Whole Life Whole Bible Day 19

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Proverbs 31:10-31 (NASB)

10 An excellent wife, who can find?

For her worth is far above jewels.

11 The heart of her husband trusts in her,

And he will have no lack of gain.

12 She does him good and not evil

All the days of her life.

13 She looks for wool and flax

And works with her hands in delight.

14 She is like merchant ships;

She brings her food from afar.

15 She rises also while it is still night

And gives food to her household

And portions to her maidens.

16 She considers a field and buys it;

From her earnings she plants a vineyard.

17 She girds herself with strength

And makes her arms strong.

18 She senses that her gain is good;

Her lamp does not go out at night.

19 She stretches out her hands to the distaff,

And her hands grasp the spindle.

20 She extends her hand to the poor,

And she stretches out her hands to the needy.

21 She is not afraid of the snow for her household,

For all her household are clothed with scarlet.

22 She makes coverings for herself;

Her clothing is fine linen and purple.

23 Her husband is known in the gates,

When he sits among the elders of the land.

24 She makes linen garments and sells them,

And supplies belts to the tradesmen.

25 Strength and dignity are her clothing,

And she smiles at the future.

26 She opens her mouth in wisdom,

And the teaching of kindness is on her tongue.

27 She looks well to the ways of her household,

And does not eat the bread of idleness.

28 Her children rise up and bless her;

Her husband also, and he praises her, saying:

29 “Many daughters have done nobly,

But you excel them all.”

30 Charm is deceitful and beauty is vain,

But a woman who fears the Lord, she shall be praised.

31 Give her the product of her hands,

And let her works praise her in the gates.


18: Words for the wise

The major turns in the biblical story — God’s promise to Abraham, the redemption of Israel from slavery, the making of a covenant with the people, the giving of the law, the establishment of the monarchy, the building of the temple — are conspicuous by their absence in the biblical Wisdom literature.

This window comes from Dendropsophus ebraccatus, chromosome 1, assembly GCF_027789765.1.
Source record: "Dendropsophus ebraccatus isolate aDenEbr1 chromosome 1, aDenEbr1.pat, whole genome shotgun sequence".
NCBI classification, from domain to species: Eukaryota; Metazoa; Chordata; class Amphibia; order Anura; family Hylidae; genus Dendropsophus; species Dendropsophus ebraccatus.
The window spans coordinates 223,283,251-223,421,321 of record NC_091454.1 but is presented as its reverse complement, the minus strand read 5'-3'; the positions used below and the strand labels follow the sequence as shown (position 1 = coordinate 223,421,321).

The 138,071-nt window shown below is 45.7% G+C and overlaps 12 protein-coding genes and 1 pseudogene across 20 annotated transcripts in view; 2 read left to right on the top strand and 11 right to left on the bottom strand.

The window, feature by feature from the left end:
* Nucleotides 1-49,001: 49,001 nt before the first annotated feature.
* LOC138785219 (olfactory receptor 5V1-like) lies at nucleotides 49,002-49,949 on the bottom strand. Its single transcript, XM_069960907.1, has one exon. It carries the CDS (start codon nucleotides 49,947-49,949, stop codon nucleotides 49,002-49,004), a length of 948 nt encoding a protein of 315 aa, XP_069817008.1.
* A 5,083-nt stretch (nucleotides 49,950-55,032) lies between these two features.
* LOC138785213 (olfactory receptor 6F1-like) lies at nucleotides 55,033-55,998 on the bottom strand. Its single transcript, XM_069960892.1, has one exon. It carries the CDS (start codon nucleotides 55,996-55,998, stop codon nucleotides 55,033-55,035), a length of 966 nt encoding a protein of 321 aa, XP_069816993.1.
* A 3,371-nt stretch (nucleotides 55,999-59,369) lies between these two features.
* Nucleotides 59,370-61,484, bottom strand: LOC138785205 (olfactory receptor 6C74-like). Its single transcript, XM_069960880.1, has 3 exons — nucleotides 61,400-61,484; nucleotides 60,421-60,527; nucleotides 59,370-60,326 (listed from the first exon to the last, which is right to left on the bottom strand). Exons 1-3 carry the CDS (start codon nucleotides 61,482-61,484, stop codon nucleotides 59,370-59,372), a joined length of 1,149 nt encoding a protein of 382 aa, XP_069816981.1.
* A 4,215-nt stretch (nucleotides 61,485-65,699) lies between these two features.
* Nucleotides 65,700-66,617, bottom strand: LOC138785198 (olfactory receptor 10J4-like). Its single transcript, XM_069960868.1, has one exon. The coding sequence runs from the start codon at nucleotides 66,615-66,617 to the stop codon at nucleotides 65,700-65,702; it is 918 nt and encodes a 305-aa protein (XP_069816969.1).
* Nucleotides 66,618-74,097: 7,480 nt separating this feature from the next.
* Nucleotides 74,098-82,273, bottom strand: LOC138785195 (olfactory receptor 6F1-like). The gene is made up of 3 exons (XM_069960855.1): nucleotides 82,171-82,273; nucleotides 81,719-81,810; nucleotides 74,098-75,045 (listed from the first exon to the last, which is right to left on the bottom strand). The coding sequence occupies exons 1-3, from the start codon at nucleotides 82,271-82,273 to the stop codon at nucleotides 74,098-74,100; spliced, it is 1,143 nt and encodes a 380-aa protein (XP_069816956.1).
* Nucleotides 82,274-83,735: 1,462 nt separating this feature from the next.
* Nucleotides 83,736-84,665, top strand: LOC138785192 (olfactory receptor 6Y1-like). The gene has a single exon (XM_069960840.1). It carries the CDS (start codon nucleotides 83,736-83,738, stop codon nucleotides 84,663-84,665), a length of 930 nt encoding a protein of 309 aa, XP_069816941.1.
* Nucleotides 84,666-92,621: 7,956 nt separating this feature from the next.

As it turns out, wisdom is rooted further back — in creation, grounded in the orderly regulation of the world by the creator God, even with the acknowledgment (as Job and Ecclesiastes provide in different ways) that there are great mysteries woven into the fabric of life in God’s world. Wisdom is not, therefore, a ‘secular’ alternative to other, more ‘sacred’ parts of the Bible. Nor is it surprising that Israel is able to engage with its surrounding cultures, gleaning insight where they reflect the truth that is God’s truth, because of the recognition that he is the source of wisdom.

This is made clear in the opening of the book of Proverbs, where it is said that ‘the fear of the Lord is the beginning of knowledge, but fools despise wisdom and instruction’ (1:7). If Wisdom literature is concerned with living wisely in God’s world, then fear of the Lord is the first principle of such a life, where wisdom does not begin in human autonomy but in deep reverence for the Lord God; where wisdom is not merely intellectual capacity but is linked with discipline and discernment, shrewdness and skill; where wisdom produces a certain kind of character and demonstrates itself in particular sorts of actions. What’s more, wisdom operates in every sphere of life — at home, at the city gate, in the market square — and it embraces the daily rhythms of eating, drinking, working and sleeping.

These qualities are powerfully portrayed in the Bible’s fullest description of the regular activity of an ‘ordinary’ person — the woman who ‘fears the Lord’ (31:30), whose wisdom is demonstrated in her everyday activities of being a wife to her husband and a mother to her children, providing for her family, managing her household, engaging in international trade in cloths and textiles, negotiating the purchase of fields and looking out for the poor.

Insofar as the woman is a picture of wisdom itself, matching the portrayal of ‘Woman Wisdom’ in earlier chapters of Proverbs (for example, 1:21–33; 8:1–36), the image is applicable to men as much as to women, setting out the ideal of practical wisdom, embracing actions and speech, worked out concretely in the kitchen, in the field or at the desk — wherever God has called us.


For further reflection and action

  1. Read and reflect on the whole of Proverbs 31:10–31, perhaps pausing to consider how the ‘fear of the Lord’ might inform your own activities today.

  2. From what you know of the Wisdom books of Job and Ecclesiastes, how do they balance out the more confident assertions found in the book of Proverbs about the way life tends to work?

  3. Song of Songs is often held to belong to the Bible’s Wisdom literature. What might this suggest about how the poems should be interpreted?

Visit LICC to find out more or get an overview of the Biblical narrative and the ways it can shape us by reading the Introduction to Whole Life, Whole Bible from the Whole Life, Whole Bible book.